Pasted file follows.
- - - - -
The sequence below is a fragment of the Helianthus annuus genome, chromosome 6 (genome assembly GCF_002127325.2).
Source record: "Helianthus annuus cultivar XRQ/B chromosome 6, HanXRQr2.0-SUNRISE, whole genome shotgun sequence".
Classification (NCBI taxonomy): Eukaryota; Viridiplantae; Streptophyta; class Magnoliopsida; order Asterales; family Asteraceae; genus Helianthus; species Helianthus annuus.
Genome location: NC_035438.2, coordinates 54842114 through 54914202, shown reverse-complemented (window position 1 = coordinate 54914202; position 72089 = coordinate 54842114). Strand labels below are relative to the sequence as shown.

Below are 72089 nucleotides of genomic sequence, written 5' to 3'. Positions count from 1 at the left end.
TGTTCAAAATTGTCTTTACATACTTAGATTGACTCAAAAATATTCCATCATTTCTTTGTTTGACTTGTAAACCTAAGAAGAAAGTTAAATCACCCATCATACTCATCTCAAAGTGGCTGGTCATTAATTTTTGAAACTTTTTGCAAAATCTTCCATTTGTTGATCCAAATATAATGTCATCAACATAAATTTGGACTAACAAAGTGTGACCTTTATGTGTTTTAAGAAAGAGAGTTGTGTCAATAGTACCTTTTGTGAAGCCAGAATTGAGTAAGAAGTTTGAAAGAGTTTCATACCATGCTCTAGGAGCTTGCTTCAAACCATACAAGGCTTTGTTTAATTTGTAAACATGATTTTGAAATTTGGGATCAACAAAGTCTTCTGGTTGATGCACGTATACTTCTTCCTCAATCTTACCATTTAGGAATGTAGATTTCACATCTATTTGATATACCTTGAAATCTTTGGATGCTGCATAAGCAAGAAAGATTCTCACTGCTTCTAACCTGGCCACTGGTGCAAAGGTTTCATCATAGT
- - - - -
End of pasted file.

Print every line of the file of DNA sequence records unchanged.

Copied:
The sequence below is a fragment of the Helianthus annuus genome, chromosome 6 (genome assembly GCF_002127325.2).
Source record: "Helianthus annuus cultivar XRQ/B chromosome 6, HanXRQr2.0-SUNRISE, whole genome shotgun sequence".
Classification (NCBI taxonomy): Eukaryota; Viridiplantae; Streptophyta; class Magnoliopsida; order Asterales; family Asteraceae; genus Helianthus; species Helianthus annuus.
Genome location: NC_035438.2, coordinates 54842114 through 54914202, shown reverse-complemented (window position 1 = coordinate 54914202; position 72089 = coordinate 54842114). Strand labels below are relative to the sequence as shown.

Below are 72089 nucleotides of genomic sequence, written 5' to 3'. Positions count from 1 at the left end.
TGTTCAAAATTGTCTTTACATACTTAGATTGACTCAAAAATATTCCATCATTTCTTTGTTTGACTTGTAAACCTAAGAAGAAAGTTAAATCACCCATCATACTCATCTCAAAGTGGCTGGTCATTAATTTTTGAAACTTTTTGCAAAATCTTCCATTTGTTGATCCAAATATAATGTCATCAACATAAATTTGGACTAACAAAGTGTGACCTTTATGTGTTTTAAGAAAGAGAGTTGTGTCAATAGTACCTTTTGTGAAGCCAGAATTGAGTAAGAAGTTTGAAAGAGTTTCATACCATGCTCTAGGAGCTTGCTTCAAACCATACAAGGCTTTGTTTAATTTGTAAACATGATTTTGAAATTTGGGATCAACAAAGTCTTCTGGTTGATGCACGTATACTTCTTCCTCAATCTTACCATTTAGGAATGTAGATTTCACATCTATTTGATATACCTTGAAATCTTTGGATGCTGCATAAGCAAGAAAGATTCTCACTGCTTCTAACCTGGCCACTGGTGCAAAGGTTTCATCATAGT